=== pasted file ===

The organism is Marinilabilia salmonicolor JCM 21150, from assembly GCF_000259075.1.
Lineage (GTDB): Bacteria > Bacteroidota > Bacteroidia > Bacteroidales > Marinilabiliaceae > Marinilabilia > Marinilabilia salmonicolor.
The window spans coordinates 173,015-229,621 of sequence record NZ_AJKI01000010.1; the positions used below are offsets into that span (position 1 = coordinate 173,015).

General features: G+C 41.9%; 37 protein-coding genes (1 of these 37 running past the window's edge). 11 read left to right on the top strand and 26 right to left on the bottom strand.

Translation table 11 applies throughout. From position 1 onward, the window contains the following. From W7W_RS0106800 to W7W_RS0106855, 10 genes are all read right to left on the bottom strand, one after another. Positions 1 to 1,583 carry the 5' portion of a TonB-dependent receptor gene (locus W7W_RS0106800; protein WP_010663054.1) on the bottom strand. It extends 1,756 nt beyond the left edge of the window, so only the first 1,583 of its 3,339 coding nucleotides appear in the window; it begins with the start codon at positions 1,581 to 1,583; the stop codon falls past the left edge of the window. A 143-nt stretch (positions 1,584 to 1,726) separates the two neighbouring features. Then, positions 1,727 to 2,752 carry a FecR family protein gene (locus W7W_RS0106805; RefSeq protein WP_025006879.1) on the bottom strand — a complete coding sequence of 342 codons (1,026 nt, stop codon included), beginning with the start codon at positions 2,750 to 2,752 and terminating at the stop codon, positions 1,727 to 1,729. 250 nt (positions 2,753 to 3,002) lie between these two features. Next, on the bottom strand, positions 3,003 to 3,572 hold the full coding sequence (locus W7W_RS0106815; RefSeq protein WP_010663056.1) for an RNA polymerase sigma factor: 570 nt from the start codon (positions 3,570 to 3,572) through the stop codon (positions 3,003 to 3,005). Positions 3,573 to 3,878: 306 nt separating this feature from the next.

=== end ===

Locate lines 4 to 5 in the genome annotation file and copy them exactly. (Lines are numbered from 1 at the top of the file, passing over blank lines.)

General features: G+C 41.9%; 37 protein-coding genes (1 of these 37 running past the window's edge). 11 read left to right on the top strand and 26 right to left on the bottom strand.

Translation table 11 applies throughout. From position 1 onward, the window contains the following. From W7W_RS0106800 to W7W_RS0106855, 10 genes are all read right to left on the bottom strand, one after another. Positions 1 to 1,583 carry the 5' portion of a TonB-dependent receptor gene (locus W7W_RS0106800; protein WP_010663054.1) on the bottom strand. It extends 1,756 nt beyond the left edge of the window, so only the first 1,583 of its 3,339 coding nucleotides appear in the window; it begins with the start codon at positions 1,581 to 1,583; the stop codon falls past the left edge of the window. A 143-nt stretch (positions 1,584 to 1,726) separates the two neighbouring features. Then, positions 1,727 to 2,752 carry a FecR family protein gene (locus W7W_RS0106805; RefSeq protein WP_025006879.1) on the bottom strand — a complete coding sequence of 342 codons (1,026 nt, stop codon included), beginning with the start codon at positions 2,750 to 2,752 and terminating at the stop codon, positions 1,727 to 1,729. 250 nt (positions 2,753 to 3,002) lie between these two features. Next, on the bottom strand, positions 3,003 to 3,572 hold the full coding sequence (locus W7W_RS0106815; RefSeq protein WP_010663056.1) for an RNA polymerase sigma factor: 570 nt from the start codon (positions 3,570 to 3,572) through the stop codon (positions 3,003 to 3,005). Positions 3,573 to 3,878: 306 nt separating this feature from the next.